by S BIRRUNTHA/ pic by MUHD AMIN NAHARUL
THE commitment level of Malaysians buying local-made goods is still below 40%, although more than 75% of them are aware of the ‘Buy Malaysian’ campaign.
Domestic Trade and Consumer Affairs deputy minister Chong Chieng Jen said there is a misperception by most Malaysians that products made in the country are mediocre in terms of standard and quality and that imported goods are better. “We know that now everything is made in China, but even the Chinese and Indonesian markets are looking up to Malaysia in terms of buying products.
“The ‘Buy Malaysian’ campaign has been around for years, but it has to start with us. We need to change our perception,” he told reporters during the Federation of Malaysian Manufacturers (FMM) 2019 conference in Kuala Lumpur yesterday.
Chong added that various forms of cooperations have been set up such as regular listing of local products in hypermarkets and supermarkets with minimal fees. “We have also rolled out new trade activities and training programmes with various e-commerce marketplaces to support the digital acceleration of small and medium enterprises (SMEs).
“With such initiatives, we hope that more local products will penetrate the country’s retail market and that it would be able to help encourage consumers to buy local-made goods,” he said.
Meanwhile, FMM president Datuk Soh Thian Lai commended the government for establishing major policy instruments to stimulate the growth of local industries, especially during the Budget 2020 tabling.
“We are among the top 20 trading nations in the world, and we have exported more than 8,000 billion of products over the years which means that our products are competitive,” he said.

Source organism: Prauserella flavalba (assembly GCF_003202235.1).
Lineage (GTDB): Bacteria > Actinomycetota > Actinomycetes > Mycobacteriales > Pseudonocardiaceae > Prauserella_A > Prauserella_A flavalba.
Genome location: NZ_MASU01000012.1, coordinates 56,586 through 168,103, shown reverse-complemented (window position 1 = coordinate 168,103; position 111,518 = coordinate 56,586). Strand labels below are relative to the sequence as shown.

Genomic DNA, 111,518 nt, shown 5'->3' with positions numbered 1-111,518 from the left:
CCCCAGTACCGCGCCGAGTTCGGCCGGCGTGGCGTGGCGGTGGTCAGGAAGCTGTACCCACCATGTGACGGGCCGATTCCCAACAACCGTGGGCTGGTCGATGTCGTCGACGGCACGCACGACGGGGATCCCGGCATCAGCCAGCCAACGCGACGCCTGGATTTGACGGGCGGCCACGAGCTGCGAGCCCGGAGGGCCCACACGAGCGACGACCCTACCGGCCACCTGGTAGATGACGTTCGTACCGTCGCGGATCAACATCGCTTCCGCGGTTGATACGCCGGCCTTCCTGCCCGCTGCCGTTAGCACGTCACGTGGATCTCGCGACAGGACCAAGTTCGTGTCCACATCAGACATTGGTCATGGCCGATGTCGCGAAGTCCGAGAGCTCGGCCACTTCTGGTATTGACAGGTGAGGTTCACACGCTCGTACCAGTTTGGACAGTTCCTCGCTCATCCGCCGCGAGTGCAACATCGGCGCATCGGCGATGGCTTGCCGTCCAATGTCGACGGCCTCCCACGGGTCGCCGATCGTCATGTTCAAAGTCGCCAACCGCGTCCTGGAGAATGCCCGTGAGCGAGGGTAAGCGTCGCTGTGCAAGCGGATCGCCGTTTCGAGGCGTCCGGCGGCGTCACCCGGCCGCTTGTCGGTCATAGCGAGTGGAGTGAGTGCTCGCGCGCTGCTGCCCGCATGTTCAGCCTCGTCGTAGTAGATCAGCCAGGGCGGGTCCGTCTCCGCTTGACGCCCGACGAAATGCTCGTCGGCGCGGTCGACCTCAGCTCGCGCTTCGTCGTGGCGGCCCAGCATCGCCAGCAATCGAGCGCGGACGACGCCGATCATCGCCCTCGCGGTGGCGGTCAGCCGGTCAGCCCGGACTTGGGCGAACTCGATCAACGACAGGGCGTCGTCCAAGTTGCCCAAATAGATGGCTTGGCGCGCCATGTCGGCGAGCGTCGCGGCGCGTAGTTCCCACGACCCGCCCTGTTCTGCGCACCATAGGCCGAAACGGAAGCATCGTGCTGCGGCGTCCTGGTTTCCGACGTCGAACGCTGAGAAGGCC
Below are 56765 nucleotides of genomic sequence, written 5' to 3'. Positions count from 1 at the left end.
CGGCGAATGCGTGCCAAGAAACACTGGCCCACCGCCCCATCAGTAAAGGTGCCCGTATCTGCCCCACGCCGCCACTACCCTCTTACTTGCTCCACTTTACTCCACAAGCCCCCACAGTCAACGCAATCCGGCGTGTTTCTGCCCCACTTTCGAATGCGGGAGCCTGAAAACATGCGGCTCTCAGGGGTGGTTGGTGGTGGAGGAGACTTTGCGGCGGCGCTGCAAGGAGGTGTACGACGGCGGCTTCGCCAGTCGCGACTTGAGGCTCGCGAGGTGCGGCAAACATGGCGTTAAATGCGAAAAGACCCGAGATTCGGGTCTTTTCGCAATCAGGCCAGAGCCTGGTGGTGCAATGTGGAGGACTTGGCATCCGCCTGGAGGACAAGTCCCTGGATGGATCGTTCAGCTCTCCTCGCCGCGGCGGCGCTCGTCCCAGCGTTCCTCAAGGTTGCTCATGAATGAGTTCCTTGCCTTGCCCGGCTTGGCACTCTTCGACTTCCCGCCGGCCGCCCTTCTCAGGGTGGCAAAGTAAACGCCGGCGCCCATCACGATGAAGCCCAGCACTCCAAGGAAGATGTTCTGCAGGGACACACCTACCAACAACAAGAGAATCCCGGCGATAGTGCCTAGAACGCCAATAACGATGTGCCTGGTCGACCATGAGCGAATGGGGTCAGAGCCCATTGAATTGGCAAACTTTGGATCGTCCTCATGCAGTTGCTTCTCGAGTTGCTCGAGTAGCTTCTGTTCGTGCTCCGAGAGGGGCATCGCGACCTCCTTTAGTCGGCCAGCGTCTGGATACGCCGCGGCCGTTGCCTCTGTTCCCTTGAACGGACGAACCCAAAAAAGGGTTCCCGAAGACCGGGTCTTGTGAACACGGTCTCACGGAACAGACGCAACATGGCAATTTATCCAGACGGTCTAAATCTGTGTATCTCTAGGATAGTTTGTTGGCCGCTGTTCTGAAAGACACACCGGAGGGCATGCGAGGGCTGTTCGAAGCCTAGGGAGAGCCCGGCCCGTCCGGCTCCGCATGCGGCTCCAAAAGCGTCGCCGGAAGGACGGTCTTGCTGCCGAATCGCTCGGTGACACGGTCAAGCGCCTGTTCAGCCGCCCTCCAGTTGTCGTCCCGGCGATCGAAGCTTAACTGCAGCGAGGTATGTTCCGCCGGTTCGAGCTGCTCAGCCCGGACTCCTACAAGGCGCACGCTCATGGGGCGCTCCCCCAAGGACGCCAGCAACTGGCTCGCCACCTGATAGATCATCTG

On another note, Chong has also urged SMEs to participate in the government procurement (GP) scheme through the e-Perolehan system, as it is the biggest domestic market in the country.
He added that the allocation of about RM160 billion from RM241 billion of the government allocation for operating expenses in Budget 2020 is a huge chunk for SMEs to tap into and help improve the local economy.
“This is an opportunity for SMEs to do better as they can supply goods and provide services to government offices. This allows the government to have alternate choices and quotations from more local players.
“The SMEs should brush off the misconception that GP is a tedious process, as it is not as complicated as they imagine. They just need to follow a checklist of procedures and it will be processed accordingly.
“The government is now adopting a more consultative approach, so it should be easier for SMEs as we go through a systematic reform,” he said.
The Ministry of Domestic Trade and Consumer Affairs will be holding the “Buy Made-in-Malaysia” campaign at national level from Oct 30 to Nov 3, 2019, at Angsana Square in Johor Baru.
A number of interesting and informative activities such as exhibitions, consumer programmes and stage performances have been planned for the campaign.